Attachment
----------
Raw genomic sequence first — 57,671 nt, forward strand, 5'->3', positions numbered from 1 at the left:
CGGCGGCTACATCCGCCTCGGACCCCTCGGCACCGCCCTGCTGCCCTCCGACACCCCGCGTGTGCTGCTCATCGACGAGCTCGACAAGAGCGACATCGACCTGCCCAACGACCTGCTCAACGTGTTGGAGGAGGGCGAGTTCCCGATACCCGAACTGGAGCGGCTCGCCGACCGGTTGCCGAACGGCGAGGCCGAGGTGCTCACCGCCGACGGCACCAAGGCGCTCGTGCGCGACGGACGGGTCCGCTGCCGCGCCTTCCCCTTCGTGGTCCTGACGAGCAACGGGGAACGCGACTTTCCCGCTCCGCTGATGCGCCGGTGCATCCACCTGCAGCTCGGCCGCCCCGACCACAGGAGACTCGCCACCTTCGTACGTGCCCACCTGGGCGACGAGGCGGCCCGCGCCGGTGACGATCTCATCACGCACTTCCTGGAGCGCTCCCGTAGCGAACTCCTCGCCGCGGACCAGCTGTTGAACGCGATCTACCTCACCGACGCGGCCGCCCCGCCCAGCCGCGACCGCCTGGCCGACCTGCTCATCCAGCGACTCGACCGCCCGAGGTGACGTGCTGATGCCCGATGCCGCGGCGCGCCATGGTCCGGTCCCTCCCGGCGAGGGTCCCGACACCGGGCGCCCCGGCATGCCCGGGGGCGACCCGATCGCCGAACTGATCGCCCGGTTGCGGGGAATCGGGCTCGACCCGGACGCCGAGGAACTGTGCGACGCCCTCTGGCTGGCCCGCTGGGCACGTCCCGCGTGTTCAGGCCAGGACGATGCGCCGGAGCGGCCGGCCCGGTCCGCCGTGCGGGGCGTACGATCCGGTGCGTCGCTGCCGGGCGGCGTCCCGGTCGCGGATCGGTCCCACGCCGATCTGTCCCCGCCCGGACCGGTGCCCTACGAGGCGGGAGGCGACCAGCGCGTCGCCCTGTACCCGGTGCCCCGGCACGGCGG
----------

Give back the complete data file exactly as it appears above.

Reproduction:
Raw genomic sequence first — 57,671 nt, forward strand, 5'->3', positions numbered from 1 at the left:
CGGCGGCTACATCCGCCTCGGACCCCTCGGCACCGCCCTGCTGCCCTCCGACACCCCGCGTGTGCTGCTCATCGACGAGCTCGACAAGAGCGACATCGACCTGCCCAACGACCTGCTCAACGTGTTGGAGGAGGGCGAGTTCCCGATACCCGAACTGGAGCGGCTCGCCGACCGGTTGCCGAACGGCGAGGCCGAGGTGCTCACCGCCGACGGCACCAAGGCGCTCGTGCGCGACGGACGGGTCCGCTGCCGCGCCTTCCCCTTCGTGGTCCTGACGAGCAACGGGGAACGCGACTTTCCCGCTCCGCTGATGCGCCGGTGCATCCACCTGCAGCTCGGCCGCCCCGACCACAGGAGACTCGCCACCTTCGTACGTGCCCACCTGGGCGACGAGGCGGCCCGCGCCGGTGACGATCTCATCACGCACTTCCTGGAGCGCTCCCGTAGCGAACTCCTCGCCGCGGACCAGCTGTTGAACGCGATCTACCTCACCGACGCGGCCGCCCCGCCCAGCCGCGACCGCCTGGCCGACCTGCTCATCCAGCGACTCGACCGCCCGAGGTGACGTGCTGATGCCCGATGCCGCGGCGCGCCATGGTCCGGTCCCTCCCGGCGAGGGTCCCGACACCGGGCGCCCCGGCATGCCCGGGGGCGACCCGATCGCCGAACTGATCGCCCGGTTGCGGGGAATCGGGCTCGACCCGGACGCCGAGGAACTGTGCGACGCCCTCTGGCTGGCCCGCTGGGCACGTCCCGCGTGTTCAGGCCAGGACGATGCGCCGGAGCGGCCGGCCCGGTCCGCCGTGCGGGGCGTACGATCCGGTGCGTCGCTGCCGGGCGGCGTCCCGGTCGCGGATCGGTCCCACGCCGATCTGTCCCCGCCCGGACCGGTGCCCTACGAGGCGGGAGGCGACCAGCGCGTCGCCCTGTACCCGGTGCCCCGGCACGGCGG